The constraints on the owner-managers may reduce the potential market value of the firm. In addition to these constraints, bondholders may also demand a higher fixed return to compensate for risks not adequately covered by bond indenture restrictions.

Stockholders and Managers

Inefficiencies that arise because of agency relationships have been called agency problems. These problems occur because each party to a transaction is assumed to act in a manner consistent with maximizing his or her own utility (welfare). The example cited earlier the concern by management for long-run survival (job security) rather than shareholder wealth maximization is an agency problem. Another example is the consumption of on -the -job perquisites (such as the use of company airplanes, limousines, and luxurious offices) by managers who have no (or only a partial) ownership interest in the firm. Shirking by managers is also an agency-related problem.

In October 2001, Enron Corporation took a $1.01 billion charge related to losses on investments it had made that went bad. In 1991, the board of Enron permitted its CFO, Andrew Fastow, to set up and run partnerships that purchased assets from and helped to manage the risk of Enron. Fastow stood to make millions personally. This conflict-ofinterest arrangement between the board and Enron’s CFO caused the losses cited here and helps to explain how the company’s stock could decline from a high of nearly $85 in October 2000 to $11 in October 2001. By late November, Enron’s stock traded below $1 per share and in early December, Enron filed for Chapter 11 bankruptcy protection.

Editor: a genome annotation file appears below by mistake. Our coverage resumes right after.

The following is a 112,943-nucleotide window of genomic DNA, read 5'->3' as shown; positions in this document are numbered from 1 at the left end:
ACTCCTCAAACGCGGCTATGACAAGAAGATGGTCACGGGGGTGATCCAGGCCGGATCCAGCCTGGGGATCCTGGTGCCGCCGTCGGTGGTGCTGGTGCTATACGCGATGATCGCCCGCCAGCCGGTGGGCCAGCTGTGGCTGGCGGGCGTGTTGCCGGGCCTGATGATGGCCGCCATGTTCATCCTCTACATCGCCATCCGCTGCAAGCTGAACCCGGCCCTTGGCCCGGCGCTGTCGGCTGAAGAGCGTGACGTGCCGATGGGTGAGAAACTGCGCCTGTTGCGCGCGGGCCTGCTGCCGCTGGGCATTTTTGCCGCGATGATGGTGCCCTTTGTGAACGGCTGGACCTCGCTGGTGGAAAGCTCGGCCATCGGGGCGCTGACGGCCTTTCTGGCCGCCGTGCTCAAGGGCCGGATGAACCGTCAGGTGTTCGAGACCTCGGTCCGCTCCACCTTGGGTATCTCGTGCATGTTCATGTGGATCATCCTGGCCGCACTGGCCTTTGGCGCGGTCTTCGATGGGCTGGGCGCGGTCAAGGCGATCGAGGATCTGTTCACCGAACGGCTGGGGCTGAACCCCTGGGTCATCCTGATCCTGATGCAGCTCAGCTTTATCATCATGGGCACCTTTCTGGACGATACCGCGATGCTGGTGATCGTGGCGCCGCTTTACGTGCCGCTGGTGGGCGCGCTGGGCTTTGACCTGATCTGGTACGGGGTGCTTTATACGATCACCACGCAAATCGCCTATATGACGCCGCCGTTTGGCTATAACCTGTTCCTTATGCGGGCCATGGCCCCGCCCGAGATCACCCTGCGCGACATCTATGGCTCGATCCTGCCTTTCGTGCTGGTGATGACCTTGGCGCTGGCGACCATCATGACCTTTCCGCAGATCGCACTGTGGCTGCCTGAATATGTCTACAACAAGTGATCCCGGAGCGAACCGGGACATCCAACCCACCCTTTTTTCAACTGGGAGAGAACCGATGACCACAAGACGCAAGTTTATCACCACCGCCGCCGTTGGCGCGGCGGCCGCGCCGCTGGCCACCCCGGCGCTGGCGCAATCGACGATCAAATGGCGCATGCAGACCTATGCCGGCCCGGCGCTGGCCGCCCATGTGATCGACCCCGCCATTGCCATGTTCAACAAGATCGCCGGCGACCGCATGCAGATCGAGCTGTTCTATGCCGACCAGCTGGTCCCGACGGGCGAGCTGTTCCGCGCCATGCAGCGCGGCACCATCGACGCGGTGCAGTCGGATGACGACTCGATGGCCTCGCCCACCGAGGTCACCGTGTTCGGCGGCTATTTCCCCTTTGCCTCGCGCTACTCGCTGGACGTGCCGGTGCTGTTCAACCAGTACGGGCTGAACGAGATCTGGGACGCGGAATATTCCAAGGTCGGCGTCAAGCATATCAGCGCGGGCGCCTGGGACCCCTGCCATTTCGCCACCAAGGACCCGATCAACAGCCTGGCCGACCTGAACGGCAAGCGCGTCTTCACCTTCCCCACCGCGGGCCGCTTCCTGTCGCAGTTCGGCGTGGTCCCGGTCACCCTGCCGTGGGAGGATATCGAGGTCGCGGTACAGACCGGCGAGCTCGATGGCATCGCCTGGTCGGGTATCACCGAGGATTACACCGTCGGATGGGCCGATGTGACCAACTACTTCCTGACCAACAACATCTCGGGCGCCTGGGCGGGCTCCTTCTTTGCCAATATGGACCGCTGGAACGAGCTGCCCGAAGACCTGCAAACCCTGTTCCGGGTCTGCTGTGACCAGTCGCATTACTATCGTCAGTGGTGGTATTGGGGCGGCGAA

In Enron’s case, the agency conflict between owners and managers was handled poorly. These agency problems give rise to a number of agency costs, which are incurred by shareholders to minimize agency problems. Examples of agency costs include

  1. Expenditures to structure the organization in such a way as to minimize the incentives for management to take actions contrary to shareholder interests.
  2. Expenditures to monitor management’s actions, such as paying for audits of managerial performance and internal audits of the firm’s expenditures.
  3. Bonding expenditures to protect the owners from managerial dishonesty.
  4. The opportunity cost of lost profits arising from complex organizational structures that prevent management from making timely responses to opportunities.

A number of different mechanisms are available to reduce the agency conflicts between shareholders and managers. These include corporate governance, managerial compensation, and the threat of take overs.

Corporate Governance